Dragon Ball Super: Super Hero. Dragon Ball Virgin Review.

On the night of 22nd August 2022, this author wanted to go and see a film in cinemas with his Unlimited Card. A reoccurring theme in his writing over the past two years relates to how streaming has completely gutted what remains of the theatrical window and release schedule. The fact that something like Dragon Ball Super: Super Hero was getting a minimum one-week theatrical run in both Subbed and dubbed incarnations playing one of the biggest screens at local multiplexes was to this writer the perfect antithesis of how the prospect of theatrical releases has changed. No hate to any Dragon Ball fans out there. This viewer has gone deliberately out of his way to hunt down theatrical screenings of Pokémon and Yi-Gi-Oh movies. Massive anime franchises and films from various directors and studios do you have an audience on the big screen. It was just that in previous years any theatrical screenings would be a decidedly limited engagement. In the fight for screen space at your local overcrowded multiplex depending on what variants an anime film is released in it might get one or two screenings in subbed or dubbed editions over a few days and then migrate to streaming or physical media. Unless it was the new Studio Ghibli or something that had potentially wider appeal outside of the audience they typically would show up for theatrical presentations of anime. Sony’s acquisition of Funimation and the general broadening of the creative teams and directors whose work is more broadly known helps expand the range of anime screened in cinemas That said the new Dragon Ball Super film getting a major theatrical push with a full run across both versions would have been unheard of even five years ago. Especially with its topping of worldwide box office charts the week of its opening. . Therefore out of a desire to see something projected beyond anything else this viewer watched Dragon Ball Super: Super Hero as his first major introduction to the franchise. Did he have any inclination of what was going o?
Sort of. The weird thing about watching this with only a vague knowledge of some of the characters by cultural osmosis was that this newbie was simultaneously totally lost and completely within his element. The new film offers very little inclination of what exactly these characters’ interpersonal relationships are or why one should care if they’re not already immersed in the lore of Dragon Ball. That said you know what this viewer is intimately familiar with. Shonen anime fights. Dragon Ball gets mercilessly parodied in many circles for being nothing more than ridiculously overpowered God-like beings firing blasts of energy at one another. There’s something refreshingly honest and comforting in knowing this parody has its grounding within the deliberate text of the franchise. Sometimes even if this new viewer had one has no idea what exactly is going on a piece like this can default two expectations in a way that provides some mildly endearing turn-your-brain-off entertainment. This was very much enhanced by seeing Super Hero in its English dubbed edition. This viewer doesn’t know how the quality of Funimation’s English Dubs are generally received in 2022 but the voice work here gives off the appearance of a mildly elevated Saturday morning cartoon. This is fine on one level. Various incarnations of Dragon Ball have played on Saturday morning since the franchise broke through to western audiences. That said it was a little bit jarring knowing how much things like the 4Kids era of westernisation within anime get roundly laughed at ( and deservedly so.) it’s a little bit jarring neutrally that the English audio recorded in 2022 is not that far away from something that one might have seen in the mid-2000s. That said not knowing a great deal about this franchise this writer will reserve judgement on the dub’s production beyond those thoughts.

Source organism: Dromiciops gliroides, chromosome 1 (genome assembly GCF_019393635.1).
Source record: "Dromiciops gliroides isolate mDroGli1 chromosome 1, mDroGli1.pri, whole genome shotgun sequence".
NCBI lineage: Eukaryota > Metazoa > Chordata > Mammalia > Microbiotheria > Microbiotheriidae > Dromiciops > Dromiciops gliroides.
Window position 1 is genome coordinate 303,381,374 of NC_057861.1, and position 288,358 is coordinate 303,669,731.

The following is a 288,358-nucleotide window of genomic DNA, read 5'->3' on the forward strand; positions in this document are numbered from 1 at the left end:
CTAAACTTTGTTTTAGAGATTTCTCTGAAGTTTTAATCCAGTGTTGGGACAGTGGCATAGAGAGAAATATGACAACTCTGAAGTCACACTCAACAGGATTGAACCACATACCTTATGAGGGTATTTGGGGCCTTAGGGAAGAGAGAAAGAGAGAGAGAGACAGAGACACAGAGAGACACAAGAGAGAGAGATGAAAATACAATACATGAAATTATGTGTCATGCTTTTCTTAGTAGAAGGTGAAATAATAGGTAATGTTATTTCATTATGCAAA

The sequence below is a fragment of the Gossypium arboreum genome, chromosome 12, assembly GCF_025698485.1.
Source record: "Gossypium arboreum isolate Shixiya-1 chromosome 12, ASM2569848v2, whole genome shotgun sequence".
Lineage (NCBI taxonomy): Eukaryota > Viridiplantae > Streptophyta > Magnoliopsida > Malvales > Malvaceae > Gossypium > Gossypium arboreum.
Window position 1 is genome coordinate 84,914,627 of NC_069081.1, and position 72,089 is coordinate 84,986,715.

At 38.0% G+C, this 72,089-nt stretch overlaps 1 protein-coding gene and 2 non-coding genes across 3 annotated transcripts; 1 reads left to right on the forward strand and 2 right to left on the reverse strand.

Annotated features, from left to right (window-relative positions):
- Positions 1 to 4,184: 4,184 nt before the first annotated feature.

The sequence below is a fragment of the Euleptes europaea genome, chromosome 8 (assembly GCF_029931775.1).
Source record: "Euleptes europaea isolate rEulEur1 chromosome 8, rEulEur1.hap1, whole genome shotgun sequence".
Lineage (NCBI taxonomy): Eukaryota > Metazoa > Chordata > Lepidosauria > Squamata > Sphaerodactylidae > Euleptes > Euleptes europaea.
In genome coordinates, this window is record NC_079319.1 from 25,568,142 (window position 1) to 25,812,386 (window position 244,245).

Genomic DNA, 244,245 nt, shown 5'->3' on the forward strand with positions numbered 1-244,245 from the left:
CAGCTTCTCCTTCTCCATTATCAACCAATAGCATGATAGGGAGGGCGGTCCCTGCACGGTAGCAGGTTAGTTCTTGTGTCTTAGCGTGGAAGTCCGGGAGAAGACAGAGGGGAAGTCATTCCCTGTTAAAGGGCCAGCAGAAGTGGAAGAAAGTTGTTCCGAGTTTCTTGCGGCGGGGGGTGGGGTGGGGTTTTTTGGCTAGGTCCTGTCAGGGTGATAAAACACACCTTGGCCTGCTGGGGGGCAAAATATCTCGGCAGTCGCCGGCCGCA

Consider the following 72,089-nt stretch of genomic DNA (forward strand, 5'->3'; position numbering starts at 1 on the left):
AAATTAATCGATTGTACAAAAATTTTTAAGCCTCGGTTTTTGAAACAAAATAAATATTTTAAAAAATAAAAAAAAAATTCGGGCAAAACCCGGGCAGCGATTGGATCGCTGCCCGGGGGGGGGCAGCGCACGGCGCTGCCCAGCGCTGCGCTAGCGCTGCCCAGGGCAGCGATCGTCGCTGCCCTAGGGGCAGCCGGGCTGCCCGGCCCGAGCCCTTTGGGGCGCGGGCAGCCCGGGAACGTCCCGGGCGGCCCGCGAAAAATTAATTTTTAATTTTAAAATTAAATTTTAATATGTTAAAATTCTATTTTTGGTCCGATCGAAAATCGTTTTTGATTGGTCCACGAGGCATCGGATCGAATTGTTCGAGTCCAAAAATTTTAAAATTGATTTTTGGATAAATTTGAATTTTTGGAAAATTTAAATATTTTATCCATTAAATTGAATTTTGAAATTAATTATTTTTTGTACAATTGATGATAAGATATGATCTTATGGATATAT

Watching Dragon Ball Sper: Super Hero knowing nothing beyond a few vague details about the franchise and its impact was a bizarre theatrical experience. It felt simultaneous like knowing nothing and knowing everything. You may not have seen Dragon Ball specifically but as someone who grew up watching a lot of westernised Saturday morning Anime of the early to mid-2000s, there’s something or feeling right at home with the ridiculously earnest God-like beings that are so overpowered to the point of being comical fighting each other. It was certainly more accessible than the other time in recent memory the only major new theatrical offering was a new movie from a previously established franchise and audience. This author doesn’t know specifically if it’s heresy to say that Dragon Ball is more accessible than Downtown Abbey. This writer thinks it might be more accurate that he is more familiar with the influence Dragon Ball has over anime culture specifically. That said the fact that it was the only major theatrical release the week of its opening says something depressing and potentially life-threatening regarding the state of theatrically exclusive movies. The world may have pivoted pretty exclusively to watching a plethora of mediocre streaming content from the comfort of their sofas. That said there are still those of us that like to get out and experience movies on the big screen.

Leave a Reply

Fill in your details below or click an icon to log in:

WordPress.com Logo

You are commenting using your WordPress.com account. Log Out /  Change )

Twitter picture

You are commenting using your Twitter account. Log Out /  Change )

Facebook photo

You are commenting using your Facebook account. Log Out /  Change )

Connecting to %s

%d bloggers like this: